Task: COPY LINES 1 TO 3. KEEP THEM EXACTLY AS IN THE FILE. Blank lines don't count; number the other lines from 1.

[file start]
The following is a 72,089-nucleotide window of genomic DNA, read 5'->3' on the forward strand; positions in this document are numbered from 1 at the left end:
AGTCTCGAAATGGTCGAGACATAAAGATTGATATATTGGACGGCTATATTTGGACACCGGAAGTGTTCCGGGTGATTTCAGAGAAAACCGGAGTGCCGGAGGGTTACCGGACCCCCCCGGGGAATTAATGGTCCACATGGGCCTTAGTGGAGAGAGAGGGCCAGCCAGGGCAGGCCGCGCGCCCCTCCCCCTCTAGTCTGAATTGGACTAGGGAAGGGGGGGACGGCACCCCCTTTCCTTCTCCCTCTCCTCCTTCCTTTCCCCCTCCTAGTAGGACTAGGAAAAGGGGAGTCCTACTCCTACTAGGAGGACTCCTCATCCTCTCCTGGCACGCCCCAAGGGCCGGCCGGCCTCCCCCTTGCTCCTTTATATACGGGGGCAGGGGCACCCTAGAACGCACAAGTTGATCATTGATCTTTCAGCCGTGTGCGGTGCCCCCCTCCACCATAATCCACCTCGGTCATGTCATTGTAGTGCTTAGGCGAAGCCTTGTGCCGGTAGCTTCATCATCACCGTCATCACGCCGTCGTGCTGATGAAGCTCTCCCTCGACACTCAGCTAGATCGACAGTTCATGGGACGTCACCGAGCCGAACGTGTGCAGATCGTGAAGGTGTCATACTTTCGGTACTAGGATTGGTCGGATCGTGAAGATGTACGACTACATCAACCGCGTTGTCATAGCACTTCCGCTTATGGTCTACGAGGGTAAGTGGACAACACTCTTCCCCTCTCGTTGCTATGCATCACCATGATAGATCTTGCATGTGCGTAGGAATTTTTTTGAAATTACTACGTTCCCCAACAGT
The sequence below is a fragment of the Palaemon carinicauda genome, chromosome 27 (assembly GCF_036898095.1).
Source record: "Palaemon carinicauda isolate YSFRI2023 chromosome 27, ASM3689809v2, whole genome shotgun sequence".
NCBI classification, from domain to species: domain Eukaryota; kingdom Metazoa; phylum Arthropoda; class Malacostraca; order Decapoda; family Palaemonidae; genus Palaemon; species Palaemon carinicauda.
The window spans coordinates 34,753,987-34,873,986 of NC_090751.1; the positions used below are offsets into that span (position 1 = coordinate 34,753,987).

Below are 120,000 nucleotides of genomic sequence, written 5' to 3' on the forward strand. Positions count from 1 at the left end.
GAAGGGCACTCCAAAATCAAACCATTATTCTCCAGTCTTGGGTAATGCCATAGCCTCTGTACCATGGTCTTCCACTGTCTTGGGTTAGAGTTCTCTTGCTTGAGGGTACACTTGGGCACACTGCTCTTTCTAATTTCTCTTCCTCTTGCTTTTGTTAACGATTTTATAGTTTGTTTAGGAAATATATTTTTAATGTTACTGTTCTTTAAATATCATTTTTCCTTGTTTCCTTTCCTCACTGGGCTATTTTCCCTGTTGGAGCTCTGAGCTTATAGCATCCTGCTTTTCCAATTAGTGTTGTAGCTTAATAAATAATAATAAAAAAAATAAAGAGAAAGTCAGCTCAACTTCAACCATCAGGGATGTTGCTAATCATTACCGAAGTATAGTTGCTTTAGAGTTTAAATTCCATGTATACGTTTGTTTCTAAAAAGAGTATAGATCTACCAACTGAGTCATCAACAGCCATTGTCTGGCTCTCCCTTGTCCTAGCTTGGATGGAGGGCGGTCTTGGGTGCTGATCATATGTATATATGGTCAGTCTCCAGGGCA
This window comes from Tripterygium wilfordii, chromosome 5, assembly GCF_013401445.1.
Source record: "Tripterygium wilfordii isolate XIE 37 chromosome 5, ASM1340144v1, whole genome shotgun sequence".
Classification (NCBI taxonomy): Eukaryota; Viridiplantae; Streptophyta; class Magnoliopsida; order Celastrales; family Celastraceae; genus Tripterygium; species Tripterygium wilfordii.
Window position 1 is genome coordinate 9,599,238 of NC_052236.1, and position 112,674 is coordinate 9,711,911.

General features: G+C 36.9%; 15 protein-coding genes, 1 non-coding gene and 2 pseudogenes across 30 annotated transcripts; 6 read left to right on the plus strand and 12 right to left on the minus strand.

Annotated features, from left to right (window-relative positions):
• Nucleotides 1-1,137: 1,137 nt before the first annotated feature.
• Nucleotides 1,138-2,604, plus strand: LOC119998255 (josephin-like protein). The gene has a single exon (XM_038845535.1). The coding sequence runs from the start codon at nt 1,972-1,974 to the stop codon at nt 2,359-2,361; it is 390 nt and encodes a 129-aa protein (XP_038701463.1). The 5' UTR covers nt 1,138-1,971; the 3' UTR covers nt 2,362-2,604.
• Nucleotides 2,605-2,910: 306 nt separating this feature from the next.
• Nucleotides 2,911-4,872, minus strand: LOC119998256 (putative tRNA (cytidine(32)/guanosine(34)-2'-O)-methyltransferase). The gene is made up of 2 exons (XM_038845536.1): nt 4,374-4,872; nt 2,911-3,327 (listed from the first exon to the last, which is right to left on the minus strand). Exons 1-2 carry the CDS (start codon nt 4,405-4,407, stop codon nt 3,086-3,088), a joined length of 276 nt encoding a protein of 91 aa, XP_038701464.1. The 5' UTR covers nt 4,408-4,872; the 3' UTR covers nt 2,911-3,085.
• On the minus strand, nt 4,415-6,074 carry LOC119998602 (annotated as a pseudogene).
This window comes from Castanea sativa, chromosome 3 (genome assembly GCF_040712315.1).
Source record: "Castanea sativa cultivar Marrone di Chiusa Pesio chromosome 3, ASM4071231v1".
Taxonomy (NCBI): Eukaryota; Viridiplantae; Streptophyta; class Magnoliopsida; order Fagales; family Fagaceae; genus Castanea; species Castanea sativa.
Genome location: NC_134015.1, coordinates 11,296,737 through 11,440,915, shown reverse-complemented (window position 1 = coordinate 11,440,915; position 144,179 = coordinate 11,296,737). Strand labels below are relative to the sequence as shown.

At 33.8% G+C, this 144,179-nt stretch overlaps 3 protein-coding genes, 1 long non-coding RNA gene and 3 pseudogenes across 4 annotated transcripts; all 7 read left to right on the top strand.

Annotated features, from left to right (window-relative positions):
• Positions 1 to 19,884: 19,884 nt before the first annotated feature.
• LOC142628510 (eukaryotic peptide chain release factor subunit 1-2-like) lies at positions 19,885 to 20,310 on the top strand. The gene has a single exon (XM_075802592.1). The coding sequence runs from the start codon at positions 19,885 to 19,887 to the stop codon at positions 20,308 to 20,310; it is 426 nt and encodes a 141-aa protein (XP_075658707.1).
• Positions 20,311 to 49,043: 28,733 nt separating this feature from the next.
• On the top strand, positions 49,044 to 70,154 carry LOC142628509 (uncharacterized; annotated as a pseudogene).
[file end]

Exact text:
The following is a 72,089-nucleotide window of genomic DNA, read 5'->3' on the forward strand; positions in this document are numbered from 1 at the left end:
AGTCTCGAAATGGTCGAGACATAAAGATTGATATATTGGACGGCTATATTTGGACACCGGAAGTGTTCCGGGTGATTTCAGAGAAAACCGGAGTGCCGGAGGGTTACCGGACCCCCCCGGGGAATTAATGGTCCACATGGGCCTTAGTGGAGAGAGAGGGCCAGCCAGGGCAGGCCGCGCGCCCCTCCCCCTCTAGTCTGAATTGGACTAGGGAAGGGGGGGACGGCACCCCCTTTCCTTCTCCCTCTCCTCCTTCCTTTCCCCCTCCTAGTAGGACTAGGAAAAGGGGAGTCCTACTCCTACTAGGAGGACTCCTCATCCTCTCCTGGCACGCCCCAAGGGCCGGCCGGCCTCCCCCTTGCTCCTTTATATACGGGGGCAGGGGCACCCTAGAACGCACAAGTTGATCATTGATCTTTCAGCCGTGTGCGGTGCCCCCCTCCACCATAATCCACCTCGGTCATGTCATTGTAGTGCTTAGGCGAAGCCTTGTGCCGGTAGCTTCATCATCACCGTCATCACGCCGTCGTGCTGATGAAGCTCTCCCTCGACACTCAGCTAGATCGACAGTTCATGGGACGTCACCGAGCCGAACGTGTGCAGATCGTGAAGGTGTCATACTTTCGGTACTAGGATTGGTCGGATCGTGAAGATGTACGACTACATCAACCGCGTTGTCATAGCACTTCCGCTTATGGTCTACGAGGGTAAGTGGACAACACTCTTCCCCTCTCGTTGCTATGCATCACCATGATAGATCTTGCATGTGCGTAGGAATTTTTTTGAAATTACTACGTTCCCCAACAGT
The sequence below is a fragment of the Palaemon carinicauda genome, chromosome 27 (assembly GCF_036898095.1).